What does it take to thrive in Nairobi’s Silicon Savannah?
A few days ago we had a team from French 2 TV station visit our offices in Nairobi. They were curious about how Optimetriks has gotten where it is today. What does it take to succeed in Nairobi’s vibrant tech start-up scene? What are the challenges we have faced? What are the opportunities we have been able to leverage?
In 2018, African tech startups received $560 million in venture capital funding. Although this is far from the billions funnelled into America’s Silicon Valley, it is a 14-fold increase on the $40 million reportedly invested in 2012. Additionally, it is especially significant given the relative smaller size of African economies.
Nevertheless, despite the optimism, growing and doing business in Africa is still perceived as an incognito for many multinational and international companies. Given the importance of increasing regional investment in business infrastructure to sustain Africa’s economic growth, in this post we share the valuable lessons Optimetriks has learnt over the past three years as a results of iterative trial and error.
Find the right Places: Managing Diversity and Fragmentation
As of 2018, the african economy consists of 1.28 billion people, spread across 54 nation states. Combined with the fragmented nature of these markets, the varying regulatory, cultural, and business contexts, pose barriers to companies aiming to consolidate a pan-african presence.
At Optimetriks, we have dealt with this issue by seeking out unique platforms and hubs which aim to organize markets by bringing together relevant stakeholders. In 2017 we were selected to take part in the GSMA Ecosystem Accelerator Fund which aims to build synergies between start-ups and mobile operators in emerging markets.
More recently, we were invited to participate in the iHub’s East African Traction Camp. There, we have been able to share critical business insight with 27 other globally competitive, growth-oriented, digital technology businesses. In June, we are excited to participate in their one week in-house bootcamp taking place in Nairobi!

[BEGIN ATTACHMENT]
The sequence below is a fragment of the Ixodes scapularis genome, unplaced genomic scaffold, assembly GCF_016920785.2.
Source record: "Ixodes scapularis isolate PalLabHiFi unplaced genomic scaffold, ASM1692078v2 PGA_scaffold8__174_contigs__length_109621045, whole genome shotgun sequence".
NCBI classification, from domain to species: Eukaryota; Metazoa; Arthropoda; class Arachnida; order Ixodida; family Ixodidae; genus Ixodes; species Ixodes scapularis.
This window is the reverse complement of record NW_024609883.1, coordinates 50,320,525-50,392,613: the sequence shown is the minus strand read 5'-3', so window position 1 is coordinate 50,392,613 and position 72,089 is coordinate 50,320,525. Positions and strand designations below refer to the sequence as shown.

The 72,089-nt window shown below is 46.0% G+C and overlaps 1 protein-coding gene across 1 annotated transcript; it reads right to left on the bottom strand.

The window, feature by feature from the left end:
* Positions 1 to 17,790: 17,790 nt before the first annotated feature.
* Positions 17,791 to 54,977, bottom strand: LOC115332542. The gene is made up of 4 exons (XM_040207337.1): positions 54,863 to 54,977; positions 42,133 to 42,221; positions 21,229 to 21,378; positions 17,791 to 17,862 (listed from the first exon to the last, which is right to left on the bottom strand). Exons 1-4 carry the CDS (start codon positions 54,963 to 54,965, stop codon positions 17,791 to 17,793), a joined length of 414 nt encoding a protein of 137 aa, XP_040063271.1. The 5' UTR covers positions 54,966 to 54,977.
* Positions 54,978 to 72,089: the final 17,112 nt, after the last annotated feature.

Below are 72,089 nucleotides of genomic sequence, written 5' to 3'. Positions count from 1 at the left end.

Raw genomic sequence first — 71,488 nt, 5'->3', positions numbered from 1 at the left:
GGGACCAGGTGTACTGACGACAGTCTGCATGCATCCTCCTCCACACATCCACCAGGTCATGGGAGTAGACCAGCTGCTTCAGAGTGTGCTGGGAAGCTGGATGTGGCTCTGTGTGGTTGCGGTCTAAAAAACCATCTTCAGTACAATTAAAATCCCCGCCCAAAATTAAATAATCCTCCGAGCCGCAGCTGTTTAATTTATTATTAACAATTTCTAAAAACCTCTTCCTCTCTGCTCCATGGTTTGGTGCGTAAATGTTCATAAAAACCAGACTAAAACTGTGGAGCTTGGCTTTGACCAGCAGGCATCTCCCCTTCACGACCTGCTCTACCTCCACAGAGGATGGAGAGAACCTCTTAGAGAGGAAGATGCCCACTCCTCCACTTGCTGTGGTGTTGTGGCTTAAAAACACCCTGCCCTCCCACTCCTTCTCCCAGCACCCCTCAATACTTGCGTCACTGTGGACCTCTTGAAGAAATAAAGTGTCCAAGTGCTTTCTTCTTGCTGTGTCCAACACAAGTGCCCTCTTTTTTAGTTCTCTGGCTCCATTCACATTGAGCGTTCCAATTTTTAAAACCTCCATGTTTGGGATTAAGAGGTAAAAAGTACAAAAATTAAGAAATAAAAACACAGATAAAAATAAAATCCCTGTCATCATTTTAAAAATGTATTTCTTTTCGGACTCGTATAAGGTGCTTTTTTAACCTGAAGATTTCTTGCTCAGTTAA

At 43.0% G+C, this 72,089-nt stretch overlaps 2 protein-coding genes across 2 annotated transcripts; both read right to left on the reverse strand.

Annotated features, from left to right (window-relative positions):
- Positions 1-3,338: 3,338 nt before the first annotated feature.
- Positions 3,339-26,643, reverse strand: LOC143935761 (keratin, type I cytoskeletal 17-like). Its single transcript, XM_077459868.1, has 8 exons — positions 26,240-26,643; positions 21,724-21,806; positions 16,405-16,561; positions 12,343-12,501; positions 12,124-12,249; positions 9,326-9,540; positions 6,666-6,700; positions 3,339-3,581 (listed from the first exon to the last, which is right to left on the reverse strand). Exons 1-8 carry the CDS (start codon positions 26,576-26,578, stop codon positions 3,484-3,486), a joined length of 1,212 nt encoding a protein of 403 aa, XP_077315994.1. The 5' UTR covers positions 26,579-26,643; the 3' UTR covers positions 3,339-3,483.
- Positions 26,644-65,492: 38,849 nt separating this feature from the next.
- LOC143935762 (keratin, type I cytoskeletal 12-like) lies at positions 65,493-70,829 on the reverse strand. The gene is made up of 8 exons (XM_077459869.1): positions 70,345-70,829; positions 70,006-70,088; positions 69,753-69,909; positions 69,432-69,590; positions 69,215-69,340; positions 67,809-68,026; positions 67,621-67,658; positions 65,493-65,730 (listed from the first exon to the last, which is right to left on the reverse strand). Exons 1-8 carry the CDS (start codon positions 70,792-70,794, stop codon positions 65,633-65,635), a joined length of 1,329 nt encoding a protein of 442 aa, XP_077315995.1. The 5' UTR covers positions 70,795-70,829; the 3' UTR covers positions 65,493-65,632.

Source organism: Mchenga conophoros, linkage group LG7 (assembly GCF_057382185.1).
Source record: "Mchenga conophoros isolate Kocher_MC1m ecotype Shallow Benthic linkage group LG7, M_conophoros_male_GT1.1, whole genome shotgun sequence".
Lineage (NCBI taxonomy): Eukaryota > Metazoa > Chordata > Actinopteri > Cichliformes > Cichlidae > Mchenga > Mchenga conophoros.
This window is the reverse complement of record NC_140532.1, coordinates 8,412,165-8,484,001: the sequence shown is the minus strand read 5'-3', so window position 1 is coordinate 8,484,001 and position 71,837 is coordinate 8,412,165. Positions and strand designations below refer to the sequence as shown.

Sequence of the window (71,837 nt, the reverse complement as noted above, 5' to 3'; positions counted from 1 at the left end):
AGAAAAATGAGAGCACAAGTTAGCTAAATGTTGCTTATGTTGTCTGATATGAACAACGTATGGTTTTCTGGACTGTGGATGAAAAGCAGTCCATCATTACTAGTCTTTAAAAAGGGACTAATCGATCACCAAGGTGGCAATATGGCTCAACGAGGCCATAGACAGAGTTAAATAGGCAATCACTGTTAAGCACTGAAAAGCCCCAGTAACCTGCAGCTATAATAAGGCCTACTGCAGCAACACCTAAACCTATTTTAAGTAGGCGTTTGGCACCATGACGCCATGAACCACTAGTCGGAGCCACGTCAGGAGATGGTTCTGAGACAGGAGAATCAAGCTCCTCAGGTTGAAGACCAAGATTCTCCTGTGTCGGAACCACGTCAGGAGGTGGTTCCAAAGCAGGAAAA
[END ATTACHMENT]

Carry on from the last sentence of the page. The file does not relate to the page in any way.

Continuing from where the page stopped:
Similarly, as a french Kenyan company, getting involved in activities organised by the French Chamber of Commerce in Kenya has also facilitated our growth. Three weeks ago, Marc de Courcel — one of our co-founders -, gave a talk in Nairobi in which he discussed the company’s history and it’s road map. Delegates from other companies participated in the discussion, giving their opinion on how to overcome the issues we had faced and sharing their own success stories.
Critically, all of these experiences have helped us successfully expand our operations into 15 different countries across Africa. In the future, we aim to continue leveraging these opportunities wherever we go. In particular, the recent formation of the Global Distributors Collective has gotten us very excited!
Foster appropriate Partnerships: The multiplying effect of Trust
To paraphrase the American essayist Ralph Waldo Emerson, “distrust is very expensive.” In Africa, trust can make or break the overall success of companies. Fostering good, proper relations with all types of stakeholders has been vital for us to realize our strategic aims.
Two weeks ago, Optimetriks attended Nairobi’s Tech Week. There, we not only got to meet other industry leaders and discover what they are working on. We also won the award for “Best Techmakers”! Apart from serving as a great ego boast… these awards and recognition really help us gain legitimacy and the trust of the local players. Leveraged by this newfound publicity, in the past weeks, we have initiated conversation with a plethora of new market actors. For instance, across West Africa, we have kicked-off a new project with Nestle which revolves around using our technology to gather granular, retailer level information regarding stock and merchandising effectiveness.
Patience + Persistence + People = Results
While it is often said that rewards go to the bold, in African businesses it is also true that patience is a virtue (and pays). Experienced foreign investors repeatedly note that nowhere else is there such a direct correlation between careful planning (and flexibility about plans once formed) and a successful outcome.
More specifically, with companies focused on reaching Africa’s underserved BoP market, success is dependent on a adopting a people-focused strategy. In the past, BoP marketing strategies failed as consumers were flooded with products ideated from a top-down perspective. For this reason, Optimetriks’ success relies greatly on our focus on developing products responsive to the needs and wants of Africa’s consumers (and our ability to help other companies do the same).